Back on February 12, I started a 27-sermon series teaching through the book of Hebrews, the most extensive expository set I’ve done at my present church. Twenty-five of these sermons are down, we have 2 to go…and I gotta say, I love Hebrews and I think it well worth the time for my church to spend the better part of the year absorbing the book, and its main theme: Jesus is greater than everything!
For an upcoming young adult fellowship this Friday night, I spent some time today preparing a lesson to go along with Francis Chan’s DVD series (based on his book), Crazy Love. In the first session on prayer, he encourages us to read Revelation 4 and asks the question, “What do you think would come out of your mouth the moment you first saw God?”
In Revelation 4, John saw a vision of God’s throne room in heaven and he came face to face with the Mighty One described with “the appearance of jasper and carnelian, and around the throne was a rainbow that had the appearance of an emerald.” And, “From the throne came flashes of lightning and rumblings and peals of thunder, and before the throne were burning seven torches of fire, which are the seven spirits of God.”
It was an awe-inspiring sight matched by the praise of six-winged heavenly creatures, likely the seraphim Isaiah saw (Isaiah 6), who cry out, “Holy, holy, holy, is the Lord God Almighty, who was and is and is to come!” As these creatures sang, the twenty-four elders surrounding the throne added their own voice of praise, “Worthy are you, our Lord and God, to receive glory and honor and power, for you created all things, and by your will they existed and were created.”
Of course, like most things Revelation, a plethora of interpretations abound concerning the identity of the elders. Personally, I side with the view that these 24 stand as the representatives of all the people of God from the Old Testament times and the New.
There stands a striking difference between the words of these elders and the words of Isaiah when he first sees God in Isaiah 6. With the prophet, instead of words of worshipful praise, we find words of terror, “Woe is me! For I am lost; for I am a man of unclean lips, and I dwell among a people of unclean lips; for my eyes have seen the King, the Lord of hosts!” It is then a seraph must fly to the altar, take a burning coal, and touch Isaiah’s lips to say, “Your guilt is taken away, and your sin atoned for.”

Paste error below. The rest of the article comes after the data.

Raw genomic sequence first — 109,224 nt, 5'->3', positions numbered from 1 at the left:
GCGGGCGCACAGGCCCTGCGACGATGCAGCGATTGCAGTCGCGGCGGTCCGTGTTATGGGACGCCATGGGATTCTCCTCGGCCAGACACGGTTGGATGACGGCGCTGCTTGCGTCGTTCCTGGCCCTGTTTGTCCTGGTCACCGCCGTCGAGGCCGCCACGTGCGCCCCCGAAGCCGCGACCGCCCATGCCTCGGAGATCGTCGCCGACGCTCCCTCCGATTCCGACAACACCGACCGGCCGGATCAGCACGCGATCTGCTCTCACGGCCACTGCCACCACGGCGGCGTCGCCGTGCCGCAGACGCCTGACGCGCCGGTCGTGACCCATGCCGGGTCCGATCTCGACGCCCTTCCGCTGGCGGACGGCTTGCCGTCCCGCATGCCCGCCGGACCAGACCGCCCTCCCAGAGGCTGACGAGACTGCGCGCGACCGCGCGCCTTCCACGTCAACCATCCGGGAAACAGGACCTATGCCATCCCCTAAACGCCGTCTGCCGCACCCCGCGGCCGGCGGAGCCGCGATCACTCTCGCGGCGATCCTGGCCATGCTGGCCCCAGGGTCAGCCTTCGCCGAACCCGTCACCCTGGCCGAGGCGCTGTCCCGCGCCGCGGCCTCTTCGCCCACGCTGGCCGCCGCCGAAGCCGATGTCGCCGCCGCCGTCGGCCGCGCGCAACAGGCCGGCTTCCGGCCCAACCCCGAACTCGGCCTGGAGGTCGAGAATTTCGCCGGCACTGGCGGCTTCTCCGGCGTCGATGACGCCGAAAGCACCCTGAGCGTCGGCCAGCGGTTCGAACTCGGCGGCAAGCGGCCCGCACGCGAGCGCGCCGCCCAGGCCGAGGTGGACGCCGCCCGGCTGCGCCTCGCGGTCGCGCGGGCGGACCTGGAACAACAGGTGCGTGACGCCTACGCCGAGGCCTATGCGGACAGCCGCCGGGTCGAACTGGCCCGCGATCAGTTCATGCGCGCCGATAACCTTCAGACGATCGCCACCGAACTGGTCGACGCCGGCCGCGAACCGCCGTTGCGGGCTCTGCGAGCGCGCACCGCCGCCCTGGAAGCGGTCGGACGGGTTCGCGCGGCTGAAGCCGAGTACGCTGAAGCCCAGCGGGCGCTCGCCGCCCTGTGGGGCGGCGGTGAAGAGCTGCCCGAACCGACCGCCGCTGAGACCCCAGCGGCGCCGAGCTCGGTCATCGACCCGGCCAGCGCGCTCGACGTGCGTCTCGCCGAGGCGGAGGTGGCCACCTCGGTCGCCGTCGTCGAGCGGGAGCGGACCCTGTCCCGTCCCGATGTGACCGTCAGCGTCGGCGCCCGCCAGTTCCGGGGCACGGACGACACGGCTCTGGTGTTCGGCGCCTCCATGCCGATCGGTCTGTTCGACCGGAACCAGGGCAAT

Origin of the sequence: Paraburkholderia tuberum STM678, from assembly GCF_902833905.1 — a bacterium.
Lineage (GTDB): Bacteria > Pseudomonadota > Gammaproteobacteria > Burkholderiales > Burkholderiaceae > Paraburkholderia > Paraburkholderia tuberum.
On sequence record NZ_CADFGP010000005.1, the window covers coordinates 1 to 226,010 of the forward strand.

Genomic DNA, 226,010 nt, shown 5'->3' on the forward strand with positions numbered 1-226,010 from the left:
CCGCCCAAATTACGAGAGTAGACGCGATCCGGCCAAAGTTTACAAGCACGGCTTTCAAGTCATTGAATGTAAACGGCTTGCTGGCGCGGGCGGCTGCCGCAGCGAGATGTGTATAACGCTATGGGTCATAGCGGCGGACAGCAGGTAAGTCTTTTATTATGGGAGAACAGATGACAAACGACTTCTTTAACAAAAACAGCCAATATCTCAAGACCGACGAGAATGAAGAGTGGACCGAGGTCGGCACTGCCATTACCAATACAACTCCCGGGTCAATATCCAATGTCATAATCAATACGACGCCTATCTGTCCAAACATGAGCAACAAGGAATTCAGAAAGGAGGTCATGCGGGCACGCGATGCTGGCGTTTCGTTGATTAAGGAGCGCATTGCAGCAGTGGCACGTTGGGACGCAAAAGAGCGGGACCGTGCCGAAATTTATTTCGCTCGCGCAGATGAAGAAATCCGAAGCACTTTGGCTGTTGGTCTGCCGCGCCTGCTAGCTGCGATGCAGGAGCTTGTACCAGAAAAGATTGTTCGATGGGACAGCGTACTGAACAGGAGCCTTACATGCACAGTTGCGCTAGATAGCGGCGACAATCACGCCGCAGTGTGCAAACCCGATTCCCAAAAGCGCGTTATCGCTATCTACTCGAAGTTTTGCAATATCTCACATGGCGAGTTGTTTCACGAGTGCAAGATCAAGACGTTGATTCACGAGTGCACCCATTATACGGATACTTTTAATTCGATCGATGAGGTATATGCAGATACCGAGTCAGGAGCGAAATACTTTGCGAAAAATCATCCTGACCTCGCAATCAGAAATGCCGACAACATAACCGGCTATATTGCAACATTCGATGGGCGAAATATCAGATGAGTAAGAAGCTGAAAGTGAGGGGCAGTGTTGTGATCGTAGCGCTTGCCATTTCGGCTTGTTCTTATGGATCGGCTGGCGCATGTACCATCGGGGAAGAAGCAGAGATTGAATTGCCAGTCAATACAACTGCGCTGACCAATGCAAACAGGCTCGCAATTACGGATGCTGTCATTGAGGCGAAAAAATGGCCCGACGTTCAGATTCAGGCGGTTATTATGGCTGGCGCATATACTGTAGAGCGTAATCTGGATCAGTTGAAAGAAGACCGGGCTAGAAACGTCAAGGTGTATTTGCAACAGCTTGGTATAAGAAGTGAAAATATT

So to answer Chan’s question: What will our first words be when we stand face-to-face with our great God and Savior? The answer is more Revelation 4 and less Isaiah 6.
In Hebrews 12:18-28 we find a magnificent description of our response to God before and after Christ—both as a fact of history and as a personal experience in regards to our sin and salvation.
In the Old Testament, at Sinai, the place representing the Law’s exposure of our unrighteousness and sin, the place that we stand without Christ, there was terror before God. God spoke through fire, darkness, storms, and trumpets; and the people responded with fear begging to hear the voice of God no further. And as if this were not enough, even their mediator, Moses, who stood as a representative between the people and God said, “I tremble with fear.”
But if we belong to Christ we no longer stand in terror at the base of Sinai. In Christ, we come to a new mountain and city, a heavenly one—Zion, the mount of our salvation which we stand upon. We come to the celebration of the angels as the righteous made perfect, all through the work of a mediator who does not tremble with fear. Instead of terror, there is awe with thankfulness and worship.
It is a complete paradigm shift where we are not just invited into the presence of God, but we have confidence by the blood of Jesus to enter the holy places and draw near to God with the full assurance of faith (Hebrews 10:19-22).
Because of the work of Christ on the cross, a work we receive through repentance and faith, when we see God for the first time instead of “Woe is me!”, we will cry out, “Worthy are you, our Lord and God, to receive glory and honor and power.”